Objective: The primary purpose of this study was to determine whether the Sanders computed tomography (CT) scan classification was still prognostic for outcome when long-term (10-20 years) radiographic and functional data of patients after open reduction and internal fixation for Sanders type II versus type III displaced intra-articular calcaneal fractures (DIACFs) were compared. The secondary purpose was to assess whether a bone graft or a locked plate was needed to maintain a reduction over time.
Design: Prognostic case-control study.
Setting: Level I trauma hospital.
Patients: Patients with operatively treated Sanders type II/III DIACF managed between January 1, 1990, and December 31, 2000, by a single surgeon were identified from a prospectively gathered database. Skeletally mature patients with a closed isolated DIACF and a minimum of 10-year follow-up were included in this analysis. All fractures were classified according to Essex-Lopresti and Sanders. Of 638 fractures, 208 met the inclusion criteria.
Intervention: Surgery consisted of a lateral extensile approach, posterior facet reduction, and lag screw fixation, followed by reduction of the anterior process and tuberosity with the application of a nonlocked lateral plate. Neither bone graft nor locking plates were used.
Main outcome measures: Articular congruity and overall reduction were assessed by CT scan and plain radiography (Böhler and Gissane angle) immediately postoperatively and at the final follow-up examination in all patients. Functional assessment and outcome scores were obtained [AOFAS-AHS, the Maryland Foot Score, Short Form-36 (SF-36), Ankle Osteoarthritis Score (AOS), and Visual Analog Scale (VAS)], and all complications and/or subsequent surgeries were noted. A subtalar (ST) arthrodesis was considered a treatment failure and was used as the determining outcome variable for comparing the 2 groups (II vs.
Iii) results: One hundred eight fractures in 93 patients were available for follow-up at a minimum of 10 years (52%). Average follow-up was 15.22 years (range, 10.5-21.2 years). Eighty were joint depression (J) and 28 were tongue-type (T) fractures. There were 70 Sanders type II and 38 Sanders type III fractures. On immediate postoperative CT scan, posterior facet reduction was anatomic in 103 fractures (95%), near anatomic in 3 fractures (1-3 mm), and approximate in 2 fractures (3-5 mm step). There were no failed reductions (>5 mm step). Long-term results indicated that only 3 fractures settled, but no plates failed. There was 1 missed peroneal tendon dislocation. Seven patients had sural neuritis. Twelve fractures (11%) required local wound care for apical necrosis. One patient had a dehiscence resulting in osteomyelitis, requiring a ST fusion. Thirty-one fractures (29 patients) developed ST arthritis, requiring an arthrodesis (30 ST, 1 triple) for unrelenting pain (VAS, 8-10) during the follow-up period, resulting in an overall long-term failure rate of 29%. Further breakdown by fracture type revealed that an ST fusion was performed in 47% of type III fractures (18/38) versus only 19% of type II (13/70) fractures (P = 0.002). Type III fractures were 4 times more likely to need a fusion compared with type II fractures (relative risk = 3.94; 95% confidence interval, 1.64-9.48). The remaining 66 patients (77 fractures) who did not require a fusion were evaluated for long-term functional outcome. Of these, only 1 patient used a cane and had a limp. Seventy-seven percent of the nonfused group (51/66) were within the US norm for the SF-36 PCS, with 46% (30/66) above the norm. The average AOFAS-AHS was 75. The average VAS was 1.75, with scores of 0-1 (very little or no pain) seen in 56% of this subset of patients (37/66).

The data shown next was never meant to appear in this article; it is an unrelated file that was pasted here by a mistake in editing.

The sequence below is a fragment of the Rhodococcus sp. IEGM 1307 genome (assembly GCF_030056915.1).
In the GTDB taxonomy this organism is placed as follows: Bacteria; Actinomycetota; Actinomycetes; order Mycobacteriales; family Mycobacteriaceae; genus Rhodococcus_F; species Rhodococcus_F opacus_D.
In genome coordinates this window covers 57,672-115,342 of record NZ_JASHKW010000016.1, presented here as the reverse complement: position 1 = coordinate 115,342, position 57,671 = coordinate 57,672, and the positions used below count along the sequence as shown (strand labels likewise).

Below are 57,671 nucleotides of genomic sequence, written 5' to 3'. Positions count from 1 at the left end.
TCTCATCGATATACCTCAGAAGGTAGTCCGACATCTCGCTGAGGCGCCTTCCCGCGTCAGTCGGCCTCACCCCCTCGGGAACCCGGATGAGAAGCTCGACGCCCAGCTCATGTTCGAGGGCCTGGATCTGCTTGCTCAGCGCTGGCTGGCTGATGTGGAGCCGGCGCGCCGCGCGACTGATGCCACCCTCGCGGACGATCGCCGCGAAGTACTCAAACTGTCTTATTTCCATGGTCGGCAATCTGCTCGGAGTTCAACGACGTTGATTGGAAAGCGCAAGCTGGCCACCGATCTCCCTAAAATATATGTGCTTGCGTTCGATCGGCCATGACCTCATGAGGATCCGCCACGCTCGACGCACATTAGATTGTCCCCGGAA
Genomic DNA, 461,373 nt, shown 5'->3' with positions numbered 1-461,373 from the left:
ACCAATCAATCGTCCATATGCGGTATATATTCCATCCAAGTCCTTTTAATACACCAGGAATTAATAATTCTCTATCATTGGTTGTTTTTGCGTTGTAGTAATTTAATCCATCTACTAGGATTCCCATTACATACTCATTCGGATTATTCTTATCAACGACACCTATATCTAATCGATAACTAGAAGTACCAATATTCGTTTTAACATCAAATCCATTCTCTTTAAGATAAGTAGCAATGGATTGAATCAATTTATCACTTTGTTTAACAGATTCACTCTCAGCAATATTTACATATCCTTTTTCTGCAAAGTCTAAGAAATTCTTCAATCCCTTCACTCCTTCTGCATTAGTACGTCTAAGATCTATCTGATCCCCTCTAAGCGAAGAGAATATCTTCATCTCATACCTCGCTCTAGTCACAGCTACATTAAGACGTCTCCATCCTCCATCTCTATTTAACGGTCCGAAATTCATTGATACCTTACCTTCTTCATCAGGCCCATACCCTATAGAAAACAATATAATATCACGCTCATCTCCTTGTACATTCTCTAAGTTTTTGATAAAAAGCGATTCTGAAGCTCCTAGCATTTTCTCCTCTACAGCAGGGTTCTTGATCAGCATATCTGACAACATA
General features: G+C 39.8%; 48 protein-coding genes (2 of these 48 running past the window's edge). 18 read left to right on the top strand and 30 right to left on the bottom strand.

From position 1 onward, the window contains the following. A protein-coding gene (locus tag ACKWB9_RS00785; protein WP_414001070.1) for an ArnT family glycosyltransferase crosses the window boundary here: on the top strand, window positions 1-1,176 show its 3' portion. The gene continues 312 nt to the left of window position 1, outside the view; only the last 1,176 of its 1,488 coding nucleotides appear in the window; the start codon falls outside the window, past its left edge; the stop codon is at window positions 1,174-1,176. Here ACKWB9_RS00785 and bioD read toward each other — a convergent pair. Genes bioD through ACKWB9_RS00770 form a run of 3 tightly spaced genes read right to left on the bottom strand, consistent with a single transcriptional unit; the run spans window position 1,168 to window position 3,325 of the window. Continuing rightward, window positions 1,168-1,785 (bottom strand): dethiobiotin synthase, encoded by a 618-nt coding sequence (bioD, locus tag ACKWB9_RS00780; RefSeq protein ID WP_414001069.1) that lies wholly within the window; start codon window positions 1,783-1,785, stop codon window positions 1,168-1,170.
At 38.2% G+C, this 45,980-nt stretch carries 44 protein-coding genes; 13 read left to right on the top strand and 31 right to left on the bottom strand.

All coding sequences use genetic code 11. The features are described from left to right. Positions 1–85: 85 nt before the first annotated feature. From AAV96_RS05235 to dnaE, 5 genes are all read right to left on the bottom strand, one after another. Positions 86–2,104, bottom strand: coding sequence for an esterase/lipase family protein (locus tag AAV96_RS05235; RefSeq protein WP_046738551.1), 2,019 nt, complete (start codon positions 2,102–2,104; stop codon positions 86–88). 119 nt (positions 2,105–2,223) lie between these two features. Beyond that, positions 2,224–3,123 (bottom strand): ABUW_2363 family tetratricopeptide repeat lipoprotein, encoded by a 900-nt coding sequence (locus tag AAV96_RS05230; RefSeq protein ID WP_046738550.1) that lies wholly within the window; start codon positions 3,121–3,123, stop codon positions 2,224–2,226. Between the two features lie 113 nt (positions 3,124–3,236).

Conclusions: Based on the results of this comparative analysis, the Sanders classification remains prognostic; after a minimum of 10 years, type III fractures were 4 times more likely to need a fusion than type II fractures. Secondarily, it seems that neither a locked plate nor a bone graft is required to maintain a reduction over time, as virtually no loss of reduction was seen in this series (3/108, 0.9%). The "joint first" surgical treatment did not adversely affect calcaneocuboid joint outcome. Based on these results, if severe posttraumatic ST arthritis does not occur, long-term (10-20 years) functional results with mild pain, minimal alterations in activities of daily living or work, and essentially normal shoe wear can be expected from a properly performed open reduction and internal fixation. Patients must be counseled regarding difficulty with uneven ground and an inability to return to vigorous sports activities.
Level of evidence: Prognostic Level III. See Instructions for Authors for a complete description of levels of evidence.